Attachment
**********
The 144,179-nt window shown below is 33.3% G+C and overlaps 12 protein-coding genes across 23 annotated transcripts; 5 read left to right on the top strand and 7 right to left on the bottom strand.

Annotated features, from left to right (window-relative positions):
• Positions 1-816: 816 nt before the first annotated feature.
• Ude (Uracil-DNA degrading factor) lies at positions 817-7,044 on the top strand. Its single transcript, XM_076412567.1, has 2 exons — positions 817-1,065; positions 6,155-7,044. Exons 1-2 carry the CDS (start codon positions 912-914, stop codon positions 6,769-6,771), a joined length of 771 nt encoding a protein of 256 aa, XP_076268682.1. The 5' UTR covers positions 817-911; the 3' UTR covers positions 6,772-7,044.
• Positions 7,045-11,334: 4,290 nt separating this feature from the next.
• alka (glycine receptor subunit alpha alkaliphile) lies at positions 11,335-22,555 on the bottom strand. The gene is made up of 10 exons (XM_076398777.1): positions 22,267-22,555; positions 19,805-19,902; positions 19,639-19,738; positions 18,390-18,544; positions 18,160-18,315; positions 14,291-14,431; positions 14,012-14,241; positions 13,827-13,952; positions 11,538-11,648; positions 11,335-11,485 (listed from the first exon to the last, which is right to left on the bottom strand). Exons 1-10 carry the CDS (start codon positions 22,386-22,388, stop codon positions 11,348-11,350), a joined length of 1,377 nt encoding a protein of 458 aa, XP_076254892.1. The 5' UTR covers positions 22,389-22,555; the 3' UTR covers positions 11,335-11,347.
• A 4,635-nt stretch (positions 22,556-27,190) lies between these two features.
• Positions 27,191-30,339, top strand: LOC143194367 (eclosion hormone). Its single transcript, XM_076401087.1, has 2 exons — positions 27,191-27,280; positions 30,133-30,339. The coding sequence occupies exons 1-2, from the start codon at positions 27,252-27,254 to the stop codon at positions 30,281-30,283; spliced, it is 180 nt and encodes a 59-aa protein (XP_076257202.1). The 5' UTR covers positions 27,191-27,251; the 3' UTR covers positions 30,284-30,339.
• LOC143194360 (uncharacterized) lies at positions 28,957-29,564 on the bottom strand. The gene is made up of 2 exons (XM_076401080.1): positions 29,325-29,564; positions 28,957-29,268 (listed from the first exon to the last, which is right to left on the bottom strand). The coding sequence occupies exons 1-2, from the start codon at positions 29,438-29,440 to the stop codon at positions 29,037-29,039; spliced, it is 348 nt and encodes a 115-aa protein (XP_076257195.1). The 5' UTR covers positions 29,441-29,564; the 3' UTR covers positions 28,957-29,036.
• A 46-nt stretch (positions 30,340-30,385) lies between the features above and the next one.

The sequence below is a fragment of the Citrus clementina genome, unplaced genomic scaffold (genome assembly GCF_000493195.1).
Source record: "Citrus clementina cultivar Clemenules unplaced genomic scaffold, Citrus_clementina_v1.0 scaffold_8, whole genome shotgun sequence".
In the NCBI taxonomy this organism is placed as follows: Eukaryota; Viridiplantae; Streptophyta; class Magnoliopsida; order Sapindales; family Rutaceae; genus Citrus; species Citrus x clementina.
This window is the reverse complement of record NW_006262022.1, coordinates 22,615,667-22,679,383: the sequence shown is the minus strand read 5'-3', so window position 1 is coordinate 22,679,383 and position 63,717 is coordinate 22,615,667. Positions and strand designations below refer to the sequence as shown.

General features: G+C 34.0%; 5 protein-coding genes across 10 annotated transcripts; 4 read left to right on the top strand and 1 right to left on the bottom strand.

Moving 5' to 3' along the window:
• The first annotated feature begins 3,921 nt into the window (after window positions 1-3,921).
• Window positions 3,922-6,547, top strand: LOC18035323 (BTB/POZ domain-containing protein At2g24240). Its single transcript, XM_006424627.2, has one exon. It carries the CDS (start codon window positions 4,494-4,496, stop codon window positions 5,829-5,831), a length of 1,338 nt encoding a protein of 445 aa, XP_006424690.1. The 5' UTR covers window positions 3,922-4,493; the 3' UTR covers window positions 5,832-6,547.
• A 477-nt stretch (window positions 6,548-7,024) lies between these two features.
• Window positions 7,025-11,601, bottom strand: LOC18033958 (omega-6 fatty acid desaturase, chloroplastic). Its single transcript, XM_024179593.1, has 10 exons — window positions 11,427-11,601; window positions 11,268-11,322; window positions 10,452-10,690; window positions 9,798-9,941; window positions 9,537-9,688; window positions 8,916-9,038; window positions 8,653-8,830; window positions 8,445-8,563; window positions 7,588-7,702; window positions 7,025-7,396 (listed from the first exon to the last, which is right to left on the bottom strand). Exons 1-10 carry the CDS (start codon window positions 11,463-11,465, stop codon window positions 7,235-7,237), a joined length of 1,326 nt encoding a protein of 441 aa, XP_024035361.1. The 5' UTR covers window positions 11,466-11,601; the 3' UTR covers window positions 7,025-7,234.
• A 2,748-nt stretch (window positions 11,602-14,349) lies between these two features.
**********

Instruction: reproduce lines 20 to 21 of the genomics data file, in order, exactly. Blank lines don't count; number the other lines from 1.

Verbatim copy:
• Window positions 7,025-11,601, bottom strand: LOC18033958 (omega-6 fatty acid desaturase, chloroplastic). Its single transcript, XM_024179593.1, has 10 exons — window positions 11,427-11,601; window positions 11,268-11,322; window positions 10,452-10,690; window positions 9,798-9,941; window positions 9,537-9,688; window positions 8,916-9,038; window positions 8,653-8,830; window positions 8,445-8,563; window positions 7,588-7,702; window positions 7,025-7,396 (listed from the first exon to the last, which is right to left on the bottom strand). Exons 1-10 carry the CDS (start codon window positions 11,463-11,465, stop codon window positions 7,235-7,237), a joined length of 1,326 nt encoding a protein of 441 aa, XP_024035361.1. The 5' UTR covers window positions 11,466-11,601; the 3' UTR covers window positions 7,025-7,234.
• A 2,748-nt stretch (window positions 11,602-14,349) lies between these two features.